Amnesty International on Tuesday called on Turkey to compensate and allow 24,000 people displaced under a curfew to return to their districts of the Kurdish-majority city of Diyarbakir.
Turkish authorities imposed strict round-the-clock curfews in a number of urban centers in the southeast ravaged by the resumption in July 2015 of violence between the outlawed Kurdistan Workers’ Party (PKK) and Turkish security forces.
The historic Sur district of Diyarbakir — a UNESCO world heritage site with its ancient fortified walls, historic mosques, churches and synagogues — is one of them.
The curfew began in December 2015 in 11 neighborhoods of Sur, later affecting 15 neighborhoods at its January peak. The measure is still in place in six neighborhoods as the authorities seek to eradicate any PKK presence.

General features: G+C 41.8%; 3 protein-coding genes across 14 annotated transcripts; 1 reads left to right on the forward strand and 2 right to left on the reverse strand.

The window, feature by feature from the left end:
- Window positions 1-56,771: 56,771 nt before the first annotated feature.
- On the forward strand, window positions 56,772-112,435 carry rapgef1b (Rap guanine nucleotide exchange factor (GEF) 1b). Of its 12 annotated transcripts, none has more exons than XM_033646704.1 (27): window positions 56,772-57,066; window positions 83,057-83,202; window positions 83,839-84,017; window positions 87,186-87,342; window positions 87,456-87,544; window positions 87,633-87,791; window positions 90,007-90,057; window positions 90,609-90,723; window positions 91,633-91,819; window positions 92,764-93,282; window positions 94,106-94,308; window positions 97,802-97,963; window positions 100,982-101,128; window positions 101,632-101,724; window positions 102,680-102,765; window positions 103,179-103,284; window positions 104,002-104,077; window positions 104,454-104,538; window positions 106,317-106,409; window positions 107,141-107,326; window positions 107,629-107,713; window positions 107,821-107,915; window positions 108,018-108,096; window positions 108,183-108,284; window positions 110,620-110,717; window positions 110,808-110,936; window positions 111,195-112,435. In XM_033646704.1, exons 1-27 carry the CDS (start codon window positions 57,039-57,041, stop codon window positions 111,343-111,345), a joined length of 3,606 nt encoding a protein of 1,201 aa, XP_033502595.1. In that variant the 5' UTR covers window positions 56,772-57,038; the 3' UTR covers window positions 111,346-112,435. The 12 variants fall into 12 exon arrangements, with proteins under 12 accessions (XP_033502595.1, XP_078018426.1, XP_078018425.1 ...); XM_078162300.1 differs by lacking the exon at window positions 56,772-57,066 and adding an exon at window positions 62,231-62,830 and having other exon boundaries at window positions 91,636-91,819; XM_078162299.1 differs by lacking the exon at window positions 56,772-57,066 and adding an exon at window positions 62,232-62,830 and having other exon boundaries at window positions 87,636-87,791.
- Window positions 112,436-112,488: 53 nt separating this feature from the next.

All of the nearly 24,000 residents of the six neighborhoods of Sur have left their homes, Amnesty said in its report. In total, half a million people have been displaced by fighting across the southeast, it said.
The displaced residents’ right to return to their homes appears to be “in grave danger” due to curfews, damaged infrastructure and demolitions, Amnesty said.
It urged the authorities to “lift the curfew without delay” and take steps to ensure the displaced people’s return to their homes.
“People were forced to leave their homes with a short notice,” Andrew Gardner, Amnesty’s Turkey Researcher, told AFP in an interview in Istanbul.
“They need to be compensated for the loss of their possessions but also for the loss of their livelihoods because when they lost their homes, they also lost their jobs in a great number of cases,” he added.